As the school year begins, the recent white nationalist rally in Charlottesville has been a catalyst for national conversations about racism, bigotry and racially charged symbols. Educators can expect students to want to discuss these issues and their impact.
California schools too have grappled with prejudice — a close-to-home reminder of the effects of intolerance. This year marks the 70th anniversary of Mendez v. Westminster — a landmark court decision that ended the segregation of Mexican American students into separate schools, and was a precursor to national school desegregation. In January 2017, the San Francisco school board removed a long-overlooked policy requiring Asian Americans to attend an “oriental school.” And in the past two years, school officials have renamed two public schools in Long Beach and San Diego that were named for Confederate leader Robert E. Lee.
With these issues in mind, school districts are encouraged to actively make all students feel welcome and safe. As part of this effort, districts are advised to add or update a webpage with tips for students and teachers on how to discuss difficult or traumatic events, and how to identify and respond to prejudice.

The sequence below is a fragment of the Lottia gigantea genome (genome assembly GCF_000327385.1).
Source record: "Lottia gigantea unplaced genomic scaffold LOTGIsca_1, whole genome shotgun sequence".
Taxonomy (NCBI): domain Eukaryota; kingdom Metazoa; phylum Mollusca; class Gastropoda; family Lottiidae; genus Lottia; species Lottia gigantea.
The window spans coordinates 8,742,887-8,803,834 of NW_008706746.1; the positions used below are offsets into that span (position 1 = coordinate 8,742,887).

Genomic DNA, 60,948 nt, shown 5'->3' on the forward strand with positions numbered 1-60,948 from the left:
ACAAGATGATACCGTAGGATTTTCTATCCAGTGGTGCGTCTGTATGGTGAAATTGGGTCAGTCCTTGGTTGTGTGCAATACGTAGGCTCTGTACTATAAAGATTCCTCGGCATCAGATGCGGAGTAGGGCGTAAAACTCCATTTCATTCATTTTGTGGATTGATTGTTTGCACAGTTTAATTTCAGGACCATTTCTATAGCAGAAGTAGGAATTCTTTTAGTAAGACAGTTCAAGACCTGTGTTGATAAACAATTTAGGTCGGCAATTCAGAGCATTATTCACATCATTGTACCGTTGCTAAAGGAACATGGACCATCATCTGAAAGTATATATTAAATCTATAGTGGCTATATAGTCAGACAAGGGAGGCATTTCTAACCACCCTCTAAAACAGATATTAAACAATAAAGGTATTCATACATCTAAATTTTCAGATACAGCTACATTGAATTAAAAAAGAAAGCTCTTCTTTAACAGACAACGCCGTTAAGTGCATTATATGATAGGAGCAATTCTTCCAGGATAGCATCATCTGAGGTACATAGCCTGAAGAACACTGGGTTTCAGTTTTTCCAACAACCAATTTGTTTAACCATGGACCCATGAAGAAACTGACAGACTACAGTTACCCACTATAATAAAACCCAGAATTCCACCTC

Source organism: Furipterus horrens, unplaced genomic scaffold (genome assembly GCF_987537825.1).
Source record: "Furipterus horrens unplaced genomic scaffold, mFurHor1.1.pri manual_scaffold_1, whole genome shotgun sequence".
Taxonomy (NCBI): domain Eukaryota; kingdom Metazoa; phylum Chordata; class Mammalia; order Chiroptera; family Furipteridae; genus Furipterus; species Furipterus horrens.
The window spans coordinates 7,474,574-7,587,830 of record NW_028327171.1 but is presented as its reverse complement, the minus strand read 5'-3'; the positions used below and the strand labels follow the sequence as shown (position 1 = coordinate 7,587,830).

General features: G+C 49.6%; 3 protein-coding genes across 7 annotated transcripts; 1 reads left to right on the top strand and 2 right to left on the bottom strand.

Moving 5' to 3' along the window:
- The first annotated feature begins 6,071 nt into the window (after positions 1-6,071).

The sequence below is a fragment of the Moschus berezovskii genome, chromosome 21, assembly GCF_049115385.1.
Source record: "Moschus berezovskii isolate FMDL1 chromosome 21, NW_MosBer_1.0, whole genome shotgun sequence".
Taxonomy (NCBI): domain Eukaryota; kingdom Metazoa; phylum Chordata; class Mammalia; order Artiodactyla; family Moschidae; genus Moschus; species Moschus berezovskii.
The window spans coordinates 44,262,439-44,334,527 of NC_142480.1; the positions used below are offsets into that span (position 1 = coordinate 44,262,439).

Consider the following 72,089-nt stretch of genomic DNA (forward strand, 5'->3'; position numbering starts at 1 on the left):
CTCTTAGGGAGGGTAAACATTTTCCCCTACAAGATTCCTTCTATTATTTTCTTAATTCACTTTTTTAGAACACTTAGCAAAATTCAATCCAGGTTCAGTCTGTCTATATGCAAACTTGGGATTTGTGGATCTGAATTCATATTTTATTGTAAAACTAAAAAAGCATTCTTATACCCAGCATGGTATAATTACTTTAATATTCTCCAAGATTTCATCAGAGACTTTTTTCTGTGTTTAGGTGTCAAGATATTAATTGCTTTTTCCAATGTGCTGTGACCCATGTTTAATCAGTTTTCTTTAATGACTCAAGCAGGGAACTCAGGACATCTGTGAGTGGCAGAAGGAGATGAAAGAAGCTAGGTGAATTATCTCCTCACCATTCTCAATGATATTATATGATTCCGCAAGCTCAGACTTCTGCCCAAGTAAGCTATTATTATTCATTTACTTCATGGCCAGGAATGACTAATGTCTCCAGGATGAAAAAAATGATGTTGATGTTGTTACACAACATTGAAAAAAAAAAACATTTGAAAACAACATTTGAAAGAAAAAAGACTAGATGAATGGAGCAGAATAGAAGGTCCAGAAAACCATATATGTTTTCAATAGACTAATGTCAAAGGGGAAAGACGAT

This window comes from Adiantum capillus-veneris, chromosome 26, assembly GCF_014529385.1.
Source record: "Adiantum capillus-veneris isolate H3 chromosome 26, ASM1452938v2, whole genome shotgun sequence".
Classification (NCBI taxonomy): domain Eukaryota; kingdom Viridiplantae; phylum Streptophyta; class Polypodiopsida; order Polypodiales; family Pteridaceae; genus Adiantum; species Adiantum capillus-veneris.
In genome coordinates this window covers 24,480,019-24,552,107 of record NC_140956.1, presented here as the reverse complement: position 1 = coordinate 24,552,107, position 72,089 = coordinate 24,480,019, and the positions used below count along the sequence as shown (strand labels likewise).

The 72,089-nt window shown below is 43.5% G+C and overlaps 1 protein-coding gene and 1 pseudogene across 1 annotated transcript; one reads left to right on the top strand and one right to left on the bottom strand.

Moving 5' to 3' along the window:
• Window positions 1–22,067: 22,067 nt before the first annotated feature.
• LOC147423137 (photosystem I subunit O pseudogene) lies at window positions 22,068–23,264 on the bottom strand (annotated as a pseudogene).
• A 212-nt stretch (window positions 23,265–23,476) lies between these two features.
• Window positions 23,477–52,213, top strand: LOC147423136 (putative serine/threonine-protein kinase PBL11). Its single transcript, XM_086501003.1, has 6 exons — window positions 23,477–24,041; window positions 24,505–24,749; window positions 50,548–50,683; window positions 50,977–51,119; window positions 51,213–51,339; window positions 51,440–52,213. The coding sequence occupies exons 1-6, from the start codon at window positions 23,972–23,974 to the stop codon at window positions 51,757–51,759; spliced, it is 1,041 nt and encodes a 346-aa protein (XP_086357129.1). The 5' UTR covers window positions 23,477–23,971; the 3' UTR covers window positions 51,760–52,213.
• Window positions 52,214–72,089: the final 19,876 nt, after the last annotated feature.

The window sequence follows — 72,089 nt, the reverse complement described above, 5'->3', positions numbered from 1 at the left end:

Teachers can find and share resources at #CharlottesvilleCurriculum on social media sites like Twitter and Facebook. The hashtag provides a place to post material on classroom discussions of intolerance and prejudice.
Several organizations have also compiled useful resources on this topic. Helpful sites include:
- #CharlottesvilleCurriculum — American Federation of Teachers
- Resources for Addressing Racism and Hatred in the Classroom — Association for Supervision and Curriculum Development
- Safe and Supportive School Environment — California School Boards Association
- Teaching Tolerance — Southern Poverty Law Center
- Unite Against Hate! — National Education Association
- Lessons to Teach and Learn from ‘Unite the Right’ — Anti-Defamation League
- Anti-Racist Resources — Future Ready Librarians